The first day back from vacation can feel overwhelming. You come back to a bucket instead of the normally dripping faucet of information, with hundreds of emails and tons of phone calls, yet how you handle the day, can improve your productivity significantly.
Most of us do the logical thing: Start from the top or bottom and go through messages and requests one by one. Instead, take advantage of the situation and create a clean slate. Your first question to ask yourself is, What is most important for me to accomplish?
My top priorities should be the things that make the biggest difference in my business
There is a theory I like, prioritizing your tasks as A, B, and C, and you focus on the A’s only. I really like this after vacation. Take advantage of your clearer vision and reduced stress to make thoughtful decisions, and encourage your team to do the same. Often, those tasks that rate as a B or C, need not be done at all or can be delegated.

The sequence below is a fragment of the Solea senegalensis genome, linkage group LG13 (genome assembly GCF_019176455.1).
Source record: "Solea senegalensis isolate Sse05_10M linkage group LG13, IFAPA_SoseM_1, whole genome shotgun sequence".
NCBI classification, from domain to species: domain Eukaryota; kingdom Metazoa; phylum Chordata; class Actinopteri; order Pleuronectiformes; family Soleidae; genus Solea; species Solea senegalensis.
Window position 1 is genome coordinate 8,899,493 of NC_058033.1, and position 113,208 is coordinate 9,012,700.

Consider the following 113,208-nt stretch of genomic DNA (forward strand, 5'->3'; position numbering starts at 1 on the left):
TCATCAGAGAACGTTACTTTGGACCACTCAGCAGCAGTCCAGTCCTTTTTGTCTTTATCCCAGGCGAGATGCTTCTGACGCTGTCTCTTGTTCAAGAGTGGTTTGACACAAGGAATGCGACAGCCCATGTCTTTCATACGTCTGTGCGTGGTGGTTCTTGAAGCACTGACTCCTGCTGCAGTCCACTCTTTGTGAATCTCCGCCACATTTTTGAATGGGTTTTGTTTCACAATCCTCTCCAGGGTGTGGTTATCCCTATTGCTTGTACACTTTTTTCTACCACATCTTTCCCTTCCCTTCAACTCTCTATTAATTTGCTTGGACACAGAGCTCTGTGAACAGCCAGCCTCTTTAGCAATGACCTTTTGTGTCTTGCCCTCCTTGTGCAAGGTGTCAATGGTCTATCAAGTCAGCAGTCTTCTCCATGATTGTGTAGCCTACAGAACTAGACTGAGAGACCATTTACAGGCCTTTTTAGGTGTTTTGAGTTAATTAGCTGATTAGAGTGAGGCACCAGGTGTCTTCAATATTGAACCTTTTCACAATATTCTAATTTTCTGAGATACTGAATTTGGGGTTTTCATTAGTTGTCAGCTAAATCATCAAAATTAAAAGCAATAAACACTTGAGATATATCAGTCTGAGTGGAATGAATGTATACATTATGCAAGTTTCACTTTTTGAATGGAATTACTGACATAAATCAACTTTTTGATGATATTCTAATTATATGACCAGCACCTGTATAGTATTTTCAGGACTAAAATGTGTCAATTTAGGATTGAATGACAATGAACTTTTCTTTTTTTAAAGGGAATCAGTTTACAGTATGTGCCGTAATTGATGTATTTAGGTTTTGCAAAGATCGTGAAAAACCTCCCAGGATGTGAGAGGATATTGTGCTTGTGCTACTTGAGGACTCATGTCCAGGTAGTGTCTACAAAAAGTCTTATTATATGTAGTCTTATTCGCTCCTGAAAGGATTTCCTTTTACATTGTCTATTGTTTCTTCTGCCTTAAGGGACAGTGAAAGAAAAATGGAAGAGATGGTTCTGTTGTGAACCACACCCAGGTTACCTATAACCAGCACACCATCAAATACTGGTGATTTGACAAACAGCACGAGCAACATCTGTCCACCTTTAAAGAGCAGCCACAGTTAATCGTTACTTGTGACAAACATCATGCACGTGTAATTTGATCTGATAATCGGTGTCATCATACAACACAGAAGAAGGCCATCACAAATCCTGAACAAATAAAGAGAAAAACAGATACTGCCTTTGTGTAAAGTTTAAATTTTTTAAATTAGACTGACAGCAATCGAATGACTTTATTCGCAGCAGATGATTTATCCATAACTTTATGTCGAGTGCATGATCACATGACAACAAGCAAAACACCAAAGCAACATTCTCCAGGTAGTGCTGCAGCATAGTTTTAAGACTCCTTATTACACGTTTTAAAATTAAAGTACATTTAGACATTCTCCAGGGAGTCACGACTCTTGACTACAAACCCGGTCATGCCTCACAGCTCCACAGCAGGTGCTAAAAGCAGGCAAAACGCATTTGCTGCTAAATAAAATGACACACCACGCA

Putting the plan into action
To be at your most productive, you should be spending 95% of your time on your own priorities. Requests or demands of your time that are outside of your priorities will happen, and you need to be willing and ready to communicate your boundaries to your coworkers and colleagues.
- Look at every meeting you’re invited to and decide if it’s moving you forward, if not, withdraw or cancel.
- Look at your calendar. Does your schedule predispose you to accomplish these things? If not, change it.
- Keep in mind that emails not initiated by you are often someone else’s priority.
Never start your day by working on someone else’s to-do list
And at the end of each day, look back and ask, did I work on my priorities? If not, what can you learn for tomorrow?
After vacation is a perfect time to set yourself up for productivity because time away gives you space to energize your focus. Once you’ve had space from the day-to-day, you can be clear on your priorities, because you no longer are stressed by daily fires and to-do lists.
When we come back to work, it’s important to identify and be super clear on priorities—yours and your organization’s—and move forward.
Taken in part from Fast Company